FTDI does not shutdown after power off

Thread Starter

fsonnichsen

Joined Jun 6, 2013
47
I have an FT232R on a 3.3V board shared with a PIC microcontroller and a MAX3232 to handle the RS232 function for the latter.
Since I don't have 5V on the board I use the USB/5V from the associated laptop to power the FT232R as in their datasheet.

All this works fine. Except---when I power down the 3.3V board/PIC/UART, the PIC remains in a sort of 2V "half state".
The FT232R is, or course, still connected to the 5V supply of the laptop. This 5V is confined only to the power pins of the FT232R and in no way ported, directly, to the board.
Subsequent investigation shows that the FT232R continues to send 16ms "wake up" pulses to the MAX3232. This is in turn carried to the PIC resulting in incomplete shutdown.

Apparently there is no 'DISABLE" or equivalent for the FT232R. Its #RESET and PWRDN pins are not for that purpose. Obviously I can complicate things, use a coveted PIC pin to control the FT232R, add FET circuits to disconnect the comms pins, and add source code to the PIC--all for lack of a DISABLE function.

But my question is-
1) Does anyone have a similar experience
2) Is there some work around I missed? Programming the FT232R (yuk!)---or some better part for this?

I thought this was a simple task!
thanks all
Fritz
 

Papabravo

Joined Feb 24, 2006
16,118
Words are seriously deficient when it comes to describing a circuit. How do you expect us to help you with phrases like "the PIC remains in a sort of 2V "half state". the meaning of which is, to be charitable, less than precise. A schematic is required for us to have even a snowball's chance in Hades to help you.

EDIT: Yes I have had numerous spooky occurrences in a career that last half a century.
 

Thread Starter

fsonnichsen

Joined Jun 6, 2013
47
Think about an oscilloscope and you would know what I mean- The pins on the 3,3V PIC land at around 2V--but they waiver a bit. You see this a lot with indeterminate states. I think if you have seen the stated problem before it would not merit a schematic but I will include one for you.

thanks
fs
 

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Thread Starter

fsonnichsen

Joined Jun 6, 2013
47
I just talked to FTDI on this and did some checking in the lab--apparently the 5V power rail of their chip IS carried thru to the outbound links going to the MAX3232. They attribute this to leakage current and concur that I need to make additional contrivances to block it--apparently they do not have their own internal shutdown. So-short of finding another chip I have to add some additional baggage to an already crowded board.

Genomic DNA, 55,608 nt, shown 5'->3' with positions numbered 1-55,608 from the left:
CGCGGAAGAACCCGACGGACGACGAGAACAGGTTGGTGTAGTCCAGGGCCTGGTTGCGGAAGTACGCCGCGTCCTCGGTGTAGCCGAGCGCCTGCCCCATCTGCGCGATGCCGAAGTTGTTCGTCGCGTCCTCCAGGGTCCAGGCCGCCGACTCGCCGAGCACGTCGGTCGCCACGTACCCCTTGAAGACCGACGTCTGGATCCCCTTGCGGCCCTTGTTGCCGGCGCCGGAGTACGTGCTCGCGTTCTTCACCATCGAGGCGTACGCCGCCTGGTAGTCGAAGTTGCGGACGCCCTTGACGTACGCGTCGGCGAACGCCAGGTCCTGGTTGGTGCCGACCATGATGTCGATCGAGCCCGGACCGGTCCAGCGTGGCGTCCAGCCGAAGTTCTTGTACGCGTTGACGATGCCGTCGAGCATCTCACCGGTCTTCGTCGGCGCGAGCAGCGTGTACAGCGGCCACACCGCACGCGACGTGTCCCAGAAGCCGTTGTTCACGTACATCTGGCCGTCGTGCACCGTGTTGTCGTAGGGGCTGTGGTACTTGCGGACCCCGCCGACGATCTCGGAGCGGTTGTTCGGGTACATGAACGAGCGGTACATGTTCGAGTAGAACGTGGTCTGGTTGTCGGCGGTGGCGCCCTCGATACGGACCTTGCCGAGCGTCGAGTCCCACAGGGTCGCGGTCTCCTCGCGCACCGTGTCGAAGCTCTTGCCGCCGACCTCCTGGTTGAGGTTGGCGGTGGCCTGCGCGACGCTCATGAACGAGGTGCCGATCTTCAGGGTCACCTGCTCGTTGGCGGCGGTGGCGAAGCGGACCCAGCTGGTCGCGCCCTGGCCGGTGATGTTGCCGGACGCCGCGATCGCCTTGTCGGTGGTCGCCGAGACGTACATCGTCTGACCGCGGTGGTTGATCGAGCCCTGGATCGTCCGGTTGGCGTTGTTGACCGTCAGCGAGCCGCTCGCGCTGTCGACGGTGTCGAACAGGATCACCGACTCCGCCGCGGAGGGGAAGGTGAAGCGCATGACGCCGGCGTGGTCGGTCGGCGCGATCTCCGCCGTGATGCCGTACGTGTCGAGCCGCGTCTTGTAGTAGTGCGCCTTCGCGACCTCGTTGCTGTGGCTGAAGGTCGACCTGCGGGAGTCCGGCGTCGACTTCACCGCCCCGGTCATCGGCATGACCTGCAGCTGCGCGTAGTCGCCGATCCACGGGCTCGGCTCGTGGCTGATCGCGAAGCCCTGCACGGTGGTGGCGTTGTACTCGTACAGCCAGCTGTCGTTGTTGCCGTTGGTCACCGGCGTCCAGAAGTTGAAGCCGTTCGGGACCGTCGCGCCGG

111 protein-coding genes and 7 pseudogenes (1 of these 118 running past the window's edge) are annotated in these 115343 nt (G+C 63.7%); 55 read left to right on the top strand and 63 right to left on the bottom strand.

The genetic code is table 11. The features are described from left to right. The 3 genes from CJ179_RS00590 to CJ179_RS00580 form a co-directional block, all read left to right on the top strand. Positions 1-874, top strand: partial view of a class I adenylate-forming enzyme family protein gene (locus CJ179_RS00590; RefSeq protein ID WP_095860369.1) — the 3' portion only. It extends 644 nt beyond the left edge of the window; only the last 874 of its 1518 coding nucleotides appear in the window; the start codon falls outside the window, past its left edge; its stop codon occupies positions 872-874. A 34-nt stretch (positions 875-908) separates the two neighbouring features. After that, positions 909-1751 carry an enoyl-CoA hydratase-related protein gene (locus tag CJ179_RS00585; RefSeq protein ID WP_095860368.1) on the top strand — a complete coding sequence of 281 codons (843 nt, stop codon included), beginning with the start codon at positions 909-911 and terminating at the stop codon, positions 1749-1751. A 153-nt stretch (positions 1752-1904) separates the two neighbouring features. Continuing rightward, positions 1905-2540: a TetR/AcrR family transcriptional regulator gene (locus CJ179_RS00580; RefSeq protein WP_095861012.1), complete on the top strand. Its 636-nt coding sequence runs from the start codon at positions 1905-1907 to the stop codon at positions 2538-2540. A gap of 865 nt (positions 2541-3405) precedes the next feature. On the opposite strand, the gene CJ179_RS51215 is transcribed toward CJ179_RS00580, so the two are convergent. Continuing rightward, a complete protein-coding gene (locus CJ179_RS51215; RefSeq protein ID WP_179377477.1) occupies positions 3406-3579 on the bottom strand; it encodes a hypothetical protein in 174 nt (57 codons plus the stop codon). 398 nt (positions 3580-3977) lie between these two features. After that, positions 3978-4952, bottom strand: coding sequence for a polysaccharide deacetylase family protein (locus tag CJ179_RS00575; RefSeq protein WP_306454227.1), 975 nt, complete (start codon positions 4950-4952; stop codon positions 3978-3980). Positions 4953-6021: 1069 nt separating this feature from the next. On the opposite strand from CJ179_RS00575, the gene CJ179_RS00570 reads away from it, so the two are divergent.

fs
 

Papabravo

Joined Feb 24, 2006
16,118
Think about an oscilloscope and you would know what I mean- The pins on the 3,3V PIC land at around 2V--but they waiver a bit. You see this a lot with indeterminate states. I think if you have seen the stated problem before it would not merit a schematic but I will include one for you.

thanks
fs
On this forum a .jpg file is almost as useless as a screen door on a submarine since all of the necessary details are too small to resolve and there is no zoom capability.
Where is the +5V for the FTDI chip coming from? Is it coming from the RS-232 chip?
 

Thread Starter

fsonnichsen

Joined Jun 6, 2013
47
Yes-which is why I didn't include it originally . I know its quite a problem in this trade and appreciate your patience-- Are you set up for KiCAD?
The FT323R connects to the USB bus with 4 links (GND, 2 comms and a 5V carry-over from the USB device being converted. I think this applies to USB2 and 3 as well. At any rate. This is how USB can provide nominal power to connected devices--but the way the vendor designed the Chip it can power itself with 5V as well, relieving the user, often at 3.3--of that responsibility.
This would be great if the FT232R was isolated from the 5V to the forward side to the MAX3232-but it is not and I was a bit surprised.
I have a few work arounds for this--none too complex- but it is a board change- I had certainly hoped the vendor would have addressed it internal to their chip. They did not. The vendor is the original-"Future Technology Devices Inc". I respect their support and have had little trouble with their ICs. Nonetheless there are some newer vendors out there and was wondering if they addressed this situation.
I probably don't need to get into the problems of a partially "up" state with a processor but this one connects to a short pulse system and if the pulse is "up" too long, a costly LED array gets burned.

Here is the FT232 doc which pretty well describes the 5V routing---but don't get into the weeds looking at this-your help was appreciated-
Fritz

https://www.ftdichip.com/Support/Documents/DataSheets/ICs/DS_FT232R.pdf
 

BobaMosfet

Joined Jul 1, 2009
1,773